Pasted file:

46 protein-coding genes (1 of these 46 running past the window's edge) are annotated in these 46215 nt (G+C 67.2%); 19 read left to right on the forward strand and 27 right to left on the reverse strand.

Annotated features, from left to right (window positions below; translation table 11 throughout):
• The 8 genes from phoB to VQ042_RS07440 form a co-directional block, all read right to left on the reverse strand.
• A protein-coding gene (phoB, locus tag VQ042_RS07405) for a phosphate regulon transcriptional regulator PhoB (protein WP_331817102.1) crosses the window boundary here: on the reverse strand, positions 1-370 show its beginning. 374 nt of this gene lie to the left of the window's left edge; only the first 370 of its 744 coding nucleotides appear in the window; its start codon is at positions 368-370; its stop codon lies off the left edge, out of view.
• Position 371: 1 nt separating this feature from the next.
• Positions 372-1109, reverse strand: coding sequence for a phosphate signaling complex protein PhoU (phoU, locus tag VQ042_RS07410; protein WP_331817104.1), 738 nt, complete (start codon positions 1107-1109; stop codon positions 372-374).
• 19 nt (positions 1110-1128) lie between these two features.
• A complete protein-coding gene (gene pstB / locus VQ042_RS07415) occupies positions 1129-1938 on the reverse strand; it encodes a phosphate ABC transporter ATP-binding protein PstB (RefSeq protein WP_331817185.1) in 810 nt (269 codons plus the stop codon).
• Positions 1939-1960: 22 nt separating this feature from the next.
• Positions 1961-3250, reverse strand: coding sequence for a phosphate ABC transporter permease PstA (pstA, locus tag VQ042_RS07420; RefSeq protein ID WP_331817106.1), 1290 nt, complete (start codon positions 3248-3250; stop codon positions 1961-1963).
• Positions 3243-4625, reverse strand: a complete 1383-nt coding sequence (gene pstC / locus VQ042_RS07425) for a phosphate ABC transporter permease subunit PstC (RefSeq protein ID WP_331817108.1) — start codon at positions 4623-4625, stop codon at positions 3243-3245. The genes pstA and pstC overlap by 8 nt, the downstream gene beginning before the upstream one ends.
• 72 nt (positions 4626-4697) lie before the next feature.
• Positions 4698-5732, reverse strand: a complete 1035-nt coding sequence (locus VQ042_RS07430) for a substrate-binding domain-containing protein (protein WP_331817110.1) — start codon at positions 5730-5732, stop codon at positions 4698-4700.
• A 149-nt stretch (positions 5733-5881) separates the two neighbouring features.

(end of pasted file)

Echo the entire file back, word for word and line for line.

46 protein-coding genes (1 of these 46 running past the window's edge) are annotated in these 46215 nt (G+C 67.2%); 19 read left to right on the forward strand and 27 right to left on the reverse strand.

Annotated features, from left to right (window positions below; translation table 11 throughout):
• The 8 genes from phoB to VQ042_RS07440 form a co-directional block, all read right to left on the reverse strand.
• A protein-coding gene (phoB, locus tag VQ042_RS07405) for a phosphate regulon transcriptional regulator PhoB (protein WP_331817102.1) crosses the window boundary here: on the reverse strand, positions 1-370 show its beginning. 374 nt of this gene lie to the left of the window's left edge; only the first 370 of its 744 coding nucleotides appear in the window; its start codon is at positions 368-370; its stop codon lies off the left edge, out of view.
• Position 371: 1 nt separating this feature from the next.
• Positions 372-1109, reverse strand: coding sequence for a phosphate signaling complex protein PhoU (phoU, locus tag VQ042_RS07410; protein WP_331817104.1), 738 nt, complete (start codon positions 1107-1109; stop codon positions 372-374).
• 19 nt (positions 1110-1128) lie between these two features.
• A complete protein-coding gene (gene pstB / locus VQ042_RS07415) occupies positions 1129-1938 on the reverse strand; it encodes a phosphate ABC transporter ATP-binding protein PstB (RefSeq protein WP_331817185.1) in 810 nt (269 codons plus the stop codon).
• Positions 1939-1960: 22 nt separating this feature from the next.
• Positions 1961-3250, reverse strand: coding sequence for a phosphate ABC transporter permease PstA (pstA, locus tag VQ042_RS07420; RefSeq protein ID WP_331817106.1), 1290 nt, complete (start codon positions 3248-3250; stop codon positions 1961-1963).
• Positions 3243-4625, reverse strand: a complete 1383-nt coding sequence (gene pstC / locus VQ042_RS07425) for a phosphate ABC transporter permease subunit PstC (RefSeq protein ID WP_331817108.1) — start codon at positions 4623-4625, stop codon at positions 3243-3245. The genes pstA and pstC overlap by 8 nt, the downstream gene beginning before the upstream one ends.
• 72 nt (positions 4626-4697) lie before the next feature.
• Positions 4698-5732, reverse strand: a complete 1035-nt coding sequence (locus VQ042_RS07430) for a substrate-binding domain-containing protein (protein WP_331817110.1) — start codon at positions 5730-5732, stop codon at positions 4698-4700.
• A 149-nt stretch (positions 5733-5881) separates the two neighbouring features.